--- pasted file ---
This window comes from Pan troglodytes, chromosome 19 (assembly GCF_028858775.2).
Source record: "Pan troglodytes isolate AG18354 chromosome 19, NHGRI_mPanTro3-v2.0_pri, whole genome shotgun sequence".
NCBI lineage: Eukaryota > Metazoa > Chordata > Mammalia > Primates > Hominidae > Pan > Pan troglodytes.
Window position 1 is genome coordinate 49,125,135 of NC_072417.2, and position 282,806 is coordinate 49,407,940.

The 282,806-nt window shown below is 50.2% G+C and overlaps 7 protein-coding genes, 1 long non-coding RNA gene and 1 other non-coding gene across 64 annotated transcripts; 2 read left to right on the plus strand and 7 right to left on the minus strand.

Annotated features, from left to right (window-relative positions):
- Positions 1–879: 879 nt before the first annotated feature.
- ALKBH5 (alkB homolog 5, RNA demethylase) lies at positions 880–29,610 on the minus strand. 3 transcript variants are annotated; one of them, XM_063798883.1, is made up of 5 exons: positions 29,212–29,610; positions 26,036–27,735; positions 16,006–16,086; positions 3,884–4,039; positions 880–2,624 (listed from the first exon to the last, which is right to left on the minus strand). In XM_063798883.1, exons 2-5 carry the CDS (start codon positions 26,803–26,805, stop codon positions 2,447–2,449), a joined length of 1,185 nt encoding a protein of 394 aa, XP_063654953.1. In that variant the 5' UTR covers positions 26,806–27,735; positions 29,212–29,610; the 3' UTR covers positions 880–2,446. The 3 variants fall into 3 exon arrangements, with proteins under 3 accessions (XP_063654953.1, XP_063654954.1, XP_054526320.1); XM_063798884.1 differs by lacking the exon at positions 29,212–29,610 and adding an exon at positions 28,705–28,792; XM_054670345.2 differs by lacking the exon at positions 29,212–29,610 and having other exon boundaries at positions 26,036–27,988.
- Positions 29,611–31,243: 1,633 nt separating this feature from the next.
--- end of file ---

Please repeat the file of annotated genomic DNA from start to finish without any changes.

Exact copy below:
This window comes from Pan troglodytes, chromosome 19 (assembly GCF_028858775.2).
Source record: "Pan troglodytes isolate AG18354 chromosome 19, NHGRI_mPanTro3-v2.0_pri, whole genome shotgun sequence".
NCBI lineage: Eukaryota > Metazoa > Chordata > Mammalia > Primates > Hominidae > Pan > Pan troglodytes.
Window position 1 is genome coordinate 49,125,135 of NC_072417.2, and position 282,806 is coordinate 49,407,940.

The 282,806-nt window shown below is 50.2% G+C and overlaps 7 protein-coding genes, 1 long non-coding RNA gene and 1 other non-coding gene across 64 annotated transcripts; 2 read left to right on the plus strand and 7 right to left on the minus strand.

Annotated features, from left to right (window-relative positions):
- Positions 1–879: 879 nt before the first annotated feature.
- ALKBH5 (alkB homolog 5, RNA demethylase) lies at positions 880–29,610 on the minus strand. 3 transcript variants are annotated; one of them, XM_063798883.1, is made up of 5 exons: positions 29,212–29,610; positions 26,036–27,735; positions 16,006–16,086; positions 3,884–4,039; positions 880–2,624 (listed from the first exon to the last, which is right to left on the minus strand). In XM_063798883.1, exons 2-5 carry the CDS (start codon positions 26,803–26,805, stop codon positions 2,447–2,449), a joined length of 1,185 nt encoding a protein of 394 aa, XP_063654953.1. In that variant the 5' UTR covers positions 26,806–27,735; positions 29,212–29,610; the 3' UTR covers positions 880–2,446. The 3 variants fall into 3 exon arrangements, with proteins under 3 accessions (XP_063654953.1, XP_063654954.1, XP_054526320.1); XM_063798884.1 differs by lacking the exon at positions 29,212–29,610 and adding an exon at positions 28,705–28,792; XM_054670345.2 differs by lacking the exon at positions 29,212–29,610 and having other exon boundaries at positions 26,036–27,988.
- Positions 29,611–31,243: 1,633 nt separating this feature from the next.